The finish was at least pretty funny, as before Spears hit the C4, he and Tully Blanchard hit Janela with a spiked piledriver. That was a genuinely hilarious image. This was some garbage pro wrestling though. (*)

SCU vs. Lucha Bros. vs. Private Party

This was for SCU’s AEW Tag Team Championship.

The issue with crowning the first champs so recently was that they did not really have time to set up a meaningful challenger. So, they tried to throw a couple of hot teams in there and just have a good match. That did not really happen either sadly, as there was not much reason to care until the flips started down the stretch. The flips were good though! SCU’s victory kind of fell flat after that though. This division could use some refocus after this PPV. (**1/2)

Christopher Daniels returned after the match and took out Pentagon and Fenix.

Riho vs. Emi Sakura

This was for Riho’s AEW Women’s Championship.

Now, sometimes I do get distracted (ADHD is fun), but I have watched every episode of AEW’s two-hour cable television show, and I am pretty sure I have never seen the excellent Riho/Sakura video they aired before this match. That is just baffling. Given that they really ran no angles for this division beyond Brandi Rhodes becoming a witch, this match really could have used the hype video before tonight!

Luckily, these two wrestlers are obviously quite fucking good. They did not get the reaction you would want for the women’s title match, but they produced a compelling enough battle to compensate for that. They also worked the closing sequence so that it left room for rematches. Solid stuff! (***)

Chris Jericho vs. Cody Rhodes

This was for Jericho’s AEW Championship.

The stakes had never been higher in AEW. AEW put all of their eggs for this show in this match’s basket. All the big angles and best video packages went to this one. It was the story that received the most television time. It needed to deliver HUGE. There was an underwhelming component to the match right away though.

In the previous weeks, Cody had punched out a window to get to Jericho, and then Jericho had Goldust’s arm broken. These two hate each other, and they are for some reason having a regular match despite there being SO much evidence from the last few years that these two need smoke and mirrors to make their matches work.

It was initially very concerning, but then at least Cody Rhodes burst open his skill after the funniest failed dive in professional wrestling history. Blood is always good and always makes things better. Cody’s skull exploding was just great professional wrestling.

The match then at least had a good story to lean on throughout. Cody was in ROUGH shape. All he could do after that was taking chances and go for enough big stuff and hope any of it made a big enough impact to give himself a chance to win.

The WHAT they were doing was good. The HOW they did it though was where they ran into trouble. The slow/plodding pace continued and really is just not compelling stuff. They luckily had the crowd very invested though so the nearfalls sequence at least felt authentically dramatic.

At the end of the day though, they just did not take enough shortcuts here. There needed to be more plunder. More blood. More interference. More shenanigans. More tomfoolery. The more this was done as a “straight” match, the more it suffered.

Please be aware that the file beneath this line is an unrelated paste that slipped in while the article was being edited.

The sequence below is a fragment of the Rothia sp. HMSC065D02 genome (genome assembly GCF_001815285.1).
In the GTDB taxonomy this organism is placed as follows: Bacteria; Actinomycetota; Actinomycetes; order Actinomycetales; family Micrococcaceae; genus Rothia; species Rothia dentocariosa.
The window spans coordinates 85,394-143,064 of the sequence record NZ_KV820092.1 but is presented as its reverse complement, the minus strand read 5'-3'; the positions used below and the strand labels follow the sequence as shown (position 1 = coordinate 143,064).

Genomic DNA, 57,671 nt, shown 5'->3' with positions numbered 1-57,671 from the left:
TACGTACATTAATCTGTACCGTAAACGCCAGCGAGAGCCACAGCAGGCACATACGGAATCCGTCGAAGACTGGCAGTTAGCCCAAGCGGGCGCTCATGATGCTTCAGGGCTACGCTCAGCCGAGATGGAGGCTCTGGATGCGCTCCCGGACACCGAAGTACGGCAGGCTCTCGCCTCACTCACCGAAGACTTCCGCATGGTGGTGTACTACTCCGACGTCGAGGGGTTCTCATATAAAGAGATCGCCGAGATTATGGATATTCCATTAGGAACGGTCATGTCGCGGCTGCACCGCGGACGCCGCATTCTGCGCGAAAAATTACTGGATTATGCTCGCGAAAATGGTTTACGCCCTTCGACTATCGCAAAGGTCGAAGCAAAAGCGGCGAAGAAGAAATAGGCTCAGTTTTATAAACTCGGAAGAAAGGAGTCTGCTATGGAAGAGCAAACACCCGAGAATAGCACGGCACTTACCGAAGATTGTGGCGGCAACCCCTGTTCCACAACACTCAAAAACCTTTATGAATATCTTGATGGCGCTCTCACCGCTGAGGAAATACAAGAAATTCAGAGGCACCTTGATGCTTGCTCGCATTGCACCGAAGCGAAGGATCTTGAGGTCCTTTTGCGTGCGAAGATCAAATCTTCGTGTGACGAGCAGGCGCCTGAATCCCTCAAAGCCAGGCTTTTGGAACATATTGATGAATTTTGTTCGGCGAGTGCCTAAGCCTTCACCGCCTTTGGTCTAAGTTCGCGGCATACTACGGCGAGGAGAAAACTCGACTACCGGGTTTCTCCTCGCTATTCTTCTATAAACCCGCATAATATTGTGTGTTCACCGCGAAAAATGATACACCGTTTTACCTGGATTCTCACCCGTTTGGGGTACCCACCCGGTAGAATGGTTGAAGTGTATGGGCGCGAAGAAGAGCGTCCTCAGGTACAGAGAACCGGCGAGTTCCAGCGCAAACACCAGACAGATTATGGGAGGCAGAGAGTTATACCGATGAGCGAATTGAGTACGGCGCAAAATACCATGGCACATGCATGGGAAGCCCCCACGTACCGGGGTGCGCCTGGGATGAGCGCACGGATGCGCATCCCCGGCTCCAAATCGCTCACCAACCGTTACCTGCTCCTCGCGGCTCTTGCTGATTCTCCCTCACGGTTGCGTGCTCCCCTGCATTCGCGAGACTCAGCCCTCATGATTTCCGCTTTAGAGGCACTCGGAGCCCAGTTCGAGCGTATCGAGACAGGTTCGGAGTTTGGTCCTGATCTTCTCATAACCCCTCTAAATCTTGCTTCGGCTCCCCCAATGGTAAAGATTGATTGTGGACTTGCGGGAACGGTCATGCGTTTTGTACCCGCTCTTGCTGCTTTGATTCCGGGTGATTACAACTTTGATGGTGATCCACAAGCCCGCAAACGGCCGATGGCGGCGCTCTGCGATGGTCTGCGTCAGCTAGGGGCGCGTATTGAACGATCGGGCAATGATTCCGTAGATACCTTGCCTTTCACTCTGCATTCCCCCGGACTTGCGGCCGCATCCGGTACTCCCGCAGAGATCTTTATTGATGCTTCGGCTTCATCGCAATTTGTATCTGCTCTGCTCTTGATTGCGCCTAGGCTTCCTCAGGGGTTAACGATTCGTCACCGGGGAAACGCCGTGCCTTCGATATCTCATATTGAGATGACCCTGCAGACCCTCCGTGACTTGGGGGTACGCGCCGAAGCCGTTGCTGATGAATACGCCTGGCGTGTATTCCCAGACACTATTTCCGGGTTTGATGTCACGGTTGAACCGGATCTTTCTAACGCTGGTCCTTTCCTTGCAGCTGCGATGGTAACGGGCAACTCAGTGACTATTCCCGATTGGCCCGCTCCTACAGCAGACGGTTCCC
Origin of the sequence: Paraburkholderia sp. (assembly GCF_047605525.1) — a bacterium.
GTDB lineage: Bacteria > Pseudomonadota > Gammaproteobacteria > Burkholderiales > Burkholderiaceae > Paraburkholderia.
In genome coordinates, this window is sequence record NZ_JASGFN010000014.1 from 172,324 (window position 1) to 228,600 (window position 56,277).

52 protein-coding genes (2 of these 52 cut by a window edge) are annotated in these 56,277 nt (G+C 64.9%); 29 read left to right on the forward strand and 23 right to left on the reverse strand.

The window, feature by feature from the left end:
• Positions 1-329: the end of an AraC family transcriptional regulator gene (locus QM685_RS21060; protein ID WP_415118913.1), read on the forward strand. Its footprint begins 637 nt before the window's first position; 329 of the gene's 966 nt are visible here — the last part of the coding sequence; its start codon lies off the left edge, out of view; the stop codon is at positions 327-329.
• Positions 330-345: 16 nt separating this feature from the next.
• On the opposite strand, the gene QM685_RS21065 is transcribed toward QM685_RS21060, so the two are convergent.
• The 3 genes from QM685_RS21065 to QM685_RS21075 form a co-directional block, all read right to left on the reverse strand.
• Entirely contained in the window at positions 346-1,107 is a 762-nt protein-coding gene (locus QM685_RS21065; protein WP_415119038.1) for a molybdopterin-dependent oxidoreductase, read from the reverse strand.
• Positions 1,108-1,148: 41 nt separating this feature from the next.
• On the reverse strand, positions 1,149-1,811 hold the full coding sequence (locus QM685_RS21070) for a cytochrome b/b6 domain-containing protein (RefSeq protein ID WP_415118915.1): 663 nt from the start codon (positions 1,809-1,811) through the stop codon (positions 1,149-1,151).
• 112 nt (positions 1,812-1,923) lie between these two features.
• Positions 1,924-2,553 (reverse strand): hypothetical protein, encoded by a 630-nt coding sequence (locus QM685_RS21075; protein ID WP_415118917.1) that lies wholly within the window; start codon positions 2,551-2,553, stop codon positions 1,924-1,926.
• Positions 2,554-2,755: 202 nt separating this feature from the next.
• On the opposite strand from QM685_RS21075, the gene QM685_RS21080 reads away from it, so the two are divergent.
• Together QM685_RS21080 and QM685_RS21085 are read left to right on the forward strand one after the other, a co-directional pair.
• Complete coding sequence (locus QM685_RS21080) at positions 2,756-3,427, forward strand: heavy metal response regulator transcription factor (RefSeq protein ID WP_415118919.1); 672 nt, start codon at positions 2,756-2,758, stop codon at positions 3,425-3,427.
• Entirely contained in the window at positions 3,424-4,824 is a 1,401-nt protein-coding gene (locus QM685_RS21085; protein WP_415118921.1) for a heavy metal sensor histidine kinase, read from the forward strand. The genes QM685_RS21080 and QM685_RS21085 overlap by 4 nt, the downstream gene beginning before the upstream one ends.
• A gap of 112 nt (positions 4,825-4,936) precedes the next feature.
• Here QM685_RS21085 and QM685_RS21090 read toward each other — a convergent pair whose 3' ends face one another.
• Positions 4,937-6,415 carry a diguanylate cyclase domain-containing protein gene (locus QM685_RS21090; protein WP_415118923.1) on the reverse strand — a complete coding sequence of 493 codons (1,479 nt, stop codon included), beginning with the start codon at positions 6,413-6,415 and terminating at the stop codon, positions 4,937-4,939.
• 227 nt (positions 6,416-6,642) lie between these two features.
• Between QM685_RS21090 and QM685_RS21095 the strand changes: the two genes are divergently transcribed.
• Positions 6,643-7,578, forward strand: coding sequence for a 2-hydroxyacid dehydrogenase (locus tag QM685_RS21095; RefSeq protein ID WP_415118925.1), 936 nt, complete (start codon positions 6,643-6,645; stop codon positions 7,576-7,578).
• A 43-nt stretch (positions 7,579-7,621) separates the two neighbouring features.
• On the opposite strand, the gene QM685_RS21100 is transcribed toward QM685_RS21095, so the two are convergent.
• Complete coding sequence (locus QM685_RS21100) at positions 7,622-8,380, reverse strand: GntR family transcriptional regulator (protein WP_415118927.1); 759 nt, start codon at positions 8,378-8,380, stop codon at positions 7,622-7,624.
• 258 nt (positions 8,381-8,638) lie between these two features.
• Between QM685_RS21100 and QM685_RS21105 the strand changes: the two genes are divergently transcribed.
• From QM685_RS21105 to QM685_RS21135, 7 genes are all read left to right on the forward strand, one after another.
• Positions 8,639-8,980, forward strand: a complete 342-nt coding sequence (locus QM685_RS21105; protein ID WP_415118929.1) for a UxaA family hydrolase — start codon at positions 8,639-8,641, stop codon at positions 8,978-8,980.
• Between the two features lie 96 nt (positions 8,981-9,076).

Then the cherry on top of course was MJF was throwing in the towel to save Cody. They built to this moment just about as well they could have in total and complete fairness. The MJF/Cody friendship has always been an excellent commentary on class alliances and how the rich always value their fellow rich more than any issues of morality. Everyone expecting a MJF “twist” turn at any point is missing the point.

That being said, throwing in the towel here was

Whoops! I was giving a wrestling company way too much credit and was actually writing about something good they were doing only for them to ruin it! Won’t happen again!

Lol this show sucks. (**1/4)

Jon Moxley vs. Kenny Omega

This was a LIGHTS OUT match. There is a unique set of rules for the match. In lieu of physical competition, the winner will be determined by who has the most Holt McCallany knowledge.

At one point in the match, Jon Moxley was lying in a pile of broken (supposed and apparently not very sharp) glass, and he took a moment to readjust his pants. That, my friends, is professional wrestling. (***)

Anyway, if you want some actual raw shit, you need to watch Zona23.

My list of 5-Star Matches

Select Dynamite Reviews

Jon Moxley & Pac vs. Kenny Omega & Adam Page
The Young Bucks vs. Private Party
The Inner Circle vs. The Elite
Cody Rhodes vs. Sammy Guevara

4.0
The final score: review Poor
The 411
The big takeaway from this show is that AEW has somehow become a company that produces infinitely more fun television than the PPVs they put on. It was bizarre to see how little energy this show had given how lively Dynamite is pretty much every week. There seem to be two clear issues that caused the unfortunate contrast. One, the matches were just not worked in a manner to appeal to the audience. The matches continually left the audience cold (especially that mystifying opener), and the company needs to reevaluate how the matches were worked. The second and more concerning issue is that most of the matches were not given the cable television time to be properly hyped up. So much of the company's focus is so obviously on Cody vs. Jericho that other things suffered as a result. Where were the angles for the women's division? Why the rushed triple threat tag title match? Where are the video packages of Joey Janela falling off of buildings and being treated like a god on the indies? If AEW wanted to put all of their energy into one match for six weeks in the hopes of that being the most efficient manner to sell the PPV, fine. Then the rest of the matches on this show should have been worked in a manner that assumed the crowd was not going to automatically care. Because this show made AEW seem cold, and the biggest thing that AEW has going for it right now is that it seems hot.
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article topics :

AEW Full Gear, TJ Hawke